Start with a base coat, and then move on to lowlights & highlights. Dry brushing over that will give a better illusion of fineness and fuzziness around the edges.

    I finished with a light “wash” of a lighter colour (i.e. 1 drop of paint in 10 drops of water) to even the colours out a little & add depth.

    jr_paint7_01

    jr_paint7_01

    jr_paint7_01

    Step 8: Helmet Details

    I’ve just put this in as a step because it really needs doing before the next one. Nomex balaclavas are usually white, helmet inners & rubber edges are usually black, so paint them appropriately. One tip though – don’t use a true black colour as it can look to stark, and therefore a bit toylike. I’d suggest you use XF-69 NATO Black (more like a very dark grey) and/or XF-85 Rubber Black (a greenish/blue black) instead.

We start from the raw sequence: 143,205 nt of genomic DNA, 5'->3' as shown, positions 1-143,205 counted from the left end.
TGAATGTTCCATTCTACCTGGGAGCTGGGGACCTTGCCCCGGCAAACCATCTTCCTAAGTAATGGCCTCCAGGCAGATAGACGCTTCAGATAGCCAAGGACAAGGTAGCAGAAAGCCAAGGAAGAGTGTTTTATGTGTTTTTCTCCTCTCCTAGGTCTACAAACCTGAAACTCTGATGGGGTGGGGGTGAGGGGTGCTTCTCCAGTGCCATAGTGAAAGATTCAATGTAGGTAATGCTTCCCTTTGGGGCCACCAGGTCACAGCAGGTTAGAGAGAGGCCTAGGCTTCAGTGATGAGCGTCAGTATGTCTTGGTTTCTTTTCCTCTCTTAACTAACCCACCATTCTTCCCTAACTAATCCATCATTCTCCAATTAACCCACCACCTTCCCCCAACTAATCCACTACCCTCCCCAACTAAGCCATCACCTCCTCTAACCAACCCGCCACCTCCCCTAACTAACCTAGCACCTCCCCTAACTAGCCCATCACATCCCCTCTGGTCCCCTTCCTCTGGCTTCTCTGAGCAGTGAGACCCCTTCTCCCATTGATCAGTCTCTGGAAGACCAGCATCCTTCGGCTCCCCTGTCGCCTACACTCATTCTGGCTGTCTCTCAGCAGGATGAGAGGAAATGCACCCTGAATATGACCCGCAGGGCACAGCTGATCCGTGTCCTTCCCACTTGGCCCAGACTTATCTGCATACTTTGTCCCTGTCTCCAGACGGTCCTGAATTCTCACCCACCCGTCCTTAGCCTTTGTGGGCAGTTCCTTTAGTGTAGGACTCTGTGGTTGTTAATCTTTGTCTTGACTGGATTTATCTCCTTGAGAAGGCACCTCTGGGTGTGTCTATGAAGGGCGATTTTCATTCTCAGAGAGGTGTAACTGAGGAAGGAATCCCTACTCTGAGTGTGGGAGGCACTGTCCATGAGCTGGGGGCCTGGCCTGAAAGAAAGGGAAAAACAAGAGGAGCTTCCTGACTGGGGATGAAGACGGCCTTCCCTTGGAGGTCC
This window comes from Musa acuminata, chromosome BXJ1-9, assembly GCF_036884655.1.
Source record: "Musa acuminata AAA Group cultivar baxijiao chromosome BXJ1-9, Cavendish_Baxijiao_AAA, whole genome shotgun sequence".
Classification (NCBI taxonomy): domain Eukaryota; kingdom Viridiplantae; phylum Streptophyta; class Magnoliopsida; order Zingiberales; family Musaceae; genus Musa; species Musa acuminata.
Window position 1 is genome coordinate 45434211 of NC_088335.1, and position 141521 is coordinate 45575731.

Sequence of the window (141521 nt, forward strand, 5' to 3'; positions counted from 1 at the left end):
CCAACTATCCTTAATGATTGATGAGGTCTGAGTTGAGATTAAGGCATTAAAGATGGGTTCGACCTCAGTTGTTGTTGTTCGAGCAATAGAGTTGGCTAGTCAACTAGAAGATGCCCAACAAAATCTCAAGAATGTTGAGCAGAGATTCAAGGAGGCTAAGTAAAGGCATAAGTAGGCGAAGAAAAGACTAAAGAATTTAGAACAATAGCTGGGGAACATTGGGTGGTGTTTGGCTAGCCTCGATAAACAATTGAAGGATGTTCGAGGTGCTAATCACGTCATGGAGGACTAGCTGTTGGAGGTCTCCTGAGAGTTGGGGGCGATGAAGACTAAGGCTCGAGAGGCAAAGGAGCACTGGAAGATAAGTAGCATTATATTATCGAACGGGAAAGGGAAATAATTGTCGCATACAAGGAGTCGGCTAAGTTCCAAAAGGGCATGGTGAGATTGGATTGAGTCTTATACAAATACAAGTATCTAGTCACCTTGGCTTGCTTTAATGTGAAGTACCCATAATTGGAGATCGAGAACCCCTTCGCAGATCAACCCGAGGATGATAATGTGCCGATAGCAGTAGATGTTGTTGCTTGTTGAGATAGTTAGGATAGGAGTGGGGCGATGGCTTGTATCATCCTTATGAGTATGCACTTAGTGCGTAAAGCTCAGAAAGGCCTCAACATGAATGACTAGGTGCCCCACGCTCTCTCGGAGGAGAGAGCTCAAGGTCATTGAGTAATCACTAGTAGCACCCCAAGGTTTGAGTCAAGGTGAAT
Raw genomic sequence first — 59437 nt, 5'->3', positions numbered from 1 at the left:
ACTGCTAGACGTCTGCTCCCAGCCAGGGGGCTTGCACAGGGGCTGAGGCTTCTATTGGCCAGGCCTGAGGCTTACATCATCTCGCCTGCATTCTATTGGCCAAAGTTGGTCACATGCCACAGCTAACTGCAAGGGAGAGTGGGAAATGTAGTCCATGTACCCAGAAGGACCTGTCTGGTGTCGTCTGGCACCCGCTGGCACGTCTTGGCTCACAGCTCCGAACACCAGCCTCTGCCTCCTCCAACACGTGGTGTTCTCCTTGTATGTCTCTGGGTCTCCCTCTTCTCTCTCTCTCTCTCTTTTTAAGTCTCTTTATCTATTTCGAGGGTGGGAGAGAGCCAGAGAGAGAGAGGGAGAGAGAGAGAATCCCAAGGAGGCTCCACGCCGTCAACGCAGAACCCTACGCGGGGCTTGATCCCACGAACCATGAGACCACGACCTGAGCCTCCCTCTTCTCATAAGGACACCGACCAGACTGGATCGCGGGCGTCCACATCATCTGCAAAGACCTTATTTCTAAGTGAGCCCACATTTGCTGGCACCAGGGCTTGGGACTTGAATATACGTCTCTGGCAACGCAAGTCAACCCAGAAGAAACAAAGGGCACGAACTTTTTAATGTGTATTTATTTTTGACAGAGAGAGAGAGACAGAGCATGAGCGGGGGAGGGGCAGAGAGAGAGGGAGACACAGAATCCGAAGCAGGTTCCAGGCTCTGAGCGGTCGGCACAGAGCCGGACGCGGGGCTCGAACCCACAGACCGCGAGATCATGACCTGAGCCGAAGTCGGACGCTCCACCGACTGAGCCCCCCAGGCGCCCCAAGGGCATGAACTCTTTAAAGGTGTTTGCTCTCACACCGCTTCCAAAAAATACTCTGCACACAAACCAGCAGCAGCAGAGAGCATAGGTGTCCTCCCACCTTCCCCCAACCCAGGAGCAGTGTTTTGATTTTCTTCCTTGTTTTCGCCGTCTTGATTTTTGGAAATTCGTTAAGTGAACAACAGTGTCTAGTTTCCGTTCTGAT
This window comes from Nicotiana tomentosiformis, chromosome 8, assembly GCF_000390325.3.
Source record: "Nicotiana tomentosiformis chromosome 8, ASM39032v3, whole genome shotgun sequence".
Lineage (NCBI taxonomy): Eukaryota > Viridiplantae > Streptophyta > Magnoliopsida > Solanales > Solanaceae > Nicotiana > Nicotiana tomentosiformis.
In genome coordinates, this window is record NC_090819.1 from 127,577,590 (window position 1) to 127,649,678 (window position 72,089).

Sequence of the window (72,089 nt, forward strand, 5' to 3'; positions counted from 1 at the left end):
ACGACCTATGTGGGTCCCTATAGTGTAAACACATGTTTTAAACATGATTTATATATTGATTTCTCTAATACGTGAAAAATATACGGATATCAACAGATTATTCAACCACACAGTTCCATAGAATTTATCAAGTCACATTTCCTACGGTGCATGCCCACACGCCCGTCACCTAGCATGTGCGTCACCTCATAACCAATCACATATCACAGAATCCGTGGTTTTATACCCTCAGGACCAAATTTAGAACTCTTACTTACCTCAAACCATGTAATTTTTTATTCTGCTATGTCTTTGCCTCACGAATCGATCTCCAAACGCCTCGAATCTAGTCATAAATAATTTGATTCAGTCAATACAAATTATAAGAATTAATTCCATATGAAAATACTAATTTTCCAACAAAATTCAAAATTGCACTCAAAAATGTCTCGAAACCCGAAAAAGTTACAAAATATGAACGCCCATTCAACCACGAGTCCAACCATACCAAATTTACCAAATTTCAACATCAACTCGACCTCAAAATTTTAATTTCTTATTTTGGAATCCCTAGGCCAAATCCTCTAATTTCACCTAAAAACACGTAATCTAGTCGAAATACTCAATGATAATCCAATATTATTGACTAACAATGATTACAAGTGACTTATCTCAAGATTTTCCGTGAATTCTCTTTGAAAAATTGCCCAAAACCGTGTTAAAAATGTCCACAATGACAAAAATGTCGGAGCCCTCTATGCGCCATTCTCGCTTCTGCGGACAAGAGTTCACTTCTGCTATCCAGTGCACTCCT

Step 9: Colour Wash

    Finishing with a very light colour wash will add a little depth, define edges & even out the flesh base colour and the low/ highlights. Mix a tiny bit of brown with water (e.g. 1 drop of XF-9 Hull Red in 10 drops of water), apply carefully to avoid any white bits (apart from the edges) & dabbing off any excess from the high/flat points (cheekbones, nose, etc) (see pic 18).

    jr_paint7_01

    That’s it for faces, you can now paint your helmet :D ;)

     

    Next time I’ll be back on track with a piece on spraying bodies.

    ________________________
    Written by TB member Jonny Retro